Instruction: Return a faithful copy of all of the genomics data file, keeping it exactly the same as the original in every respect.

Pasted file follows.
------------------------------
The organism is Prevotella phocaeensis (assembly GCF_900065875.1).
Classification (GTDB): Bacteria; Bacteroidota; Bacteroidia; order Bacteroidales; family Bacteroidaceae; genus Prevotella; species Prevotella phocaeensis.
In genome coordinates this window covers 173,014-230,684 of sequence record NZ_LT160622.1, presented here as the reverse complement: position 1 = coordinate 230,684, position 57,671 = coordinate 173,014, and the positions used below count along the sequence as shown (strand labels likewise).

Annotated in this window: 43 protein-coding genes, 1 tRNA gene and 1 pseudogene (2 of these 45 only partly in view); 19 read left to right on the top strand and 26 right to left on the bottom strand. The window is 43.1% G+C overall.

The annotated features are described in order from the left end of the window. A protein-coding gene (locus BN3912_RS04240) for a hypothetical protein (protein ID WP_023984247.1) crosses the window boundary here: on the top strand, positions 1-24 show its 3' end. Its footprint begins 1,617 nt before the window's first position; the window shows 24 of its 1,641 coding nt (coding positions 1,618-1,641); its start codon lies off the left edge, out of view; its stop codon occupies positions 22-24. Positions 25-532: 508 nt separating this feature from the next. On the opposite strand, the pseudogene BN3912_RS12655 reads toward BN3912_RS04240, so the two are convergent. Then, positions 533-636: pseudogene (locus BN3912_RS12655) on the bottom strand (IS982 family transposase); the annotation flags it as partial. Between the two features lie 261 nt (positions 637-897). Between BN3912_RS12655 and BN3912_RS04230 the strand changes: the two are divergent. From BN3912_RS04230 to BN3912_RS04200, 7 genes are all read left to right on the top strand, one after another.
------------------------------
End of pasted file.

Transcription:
The organism is Prevotella phocaeensis (assembly GCF_900065875.1).
Classification (GTDB): Bacteria; Bacteroidota; Bacteroidia; order Bacteroidales; family Bacteroidaceae; genus Prevotella; species Prevotella phocaeensis.
In genome coordinates this window covers 173,014-230,684 of sequence record NZ_LT160622.1, presented here as the reverse complement: position 1 = coordinate 230,684, position 57,671 = coordinate 173,014, and the positions used below count along the sequence as shown (strand labels likewise).

Annotated in this window: 43 protein-coding genes, 1 tRNA gene and 1 pseudogene (2 of these 45 only partly in view); 19 read left to right on the top strand and 26 right to left on the bottom strand. The window is 43.1% G+C overall.

The annotated features are described in order from the left end of the window. A protein-coding gene (locus BN3912_RS04240) for a hypothetical protein (protein ID WP_023984247.1) crosses the window boundary here: on the top strand, positions 1-24 show its 3' end. Its footprint begins 1,617 nt before the window's first position; the window shows 24 of its 1,641 coding nt (coding positions 1,618-1,641); its start codon lies off the left edge, out of view; its stop codon occupies positions 22-24. Positions 25-532: 508 nt separating this feature from the next. On the opposite strand, the pseudogene BN3912_RS12655 reads toward BN3912_RS04240, so the two are convergent. Then, positions 533-636: pseudogene (locus BN3912_RS12655) on the bottom strand (IS982 family transposase); the annotation flags it as partial. Between the two features lie 261 nt (positions 637-897). Between BN3912_RS12655 and BN3912_RS04230 the strand changes: the two are divergent. From BN3912_RS04230 to BN3912_RS04200, 7 genes are all read left to right on the top strand, one after another.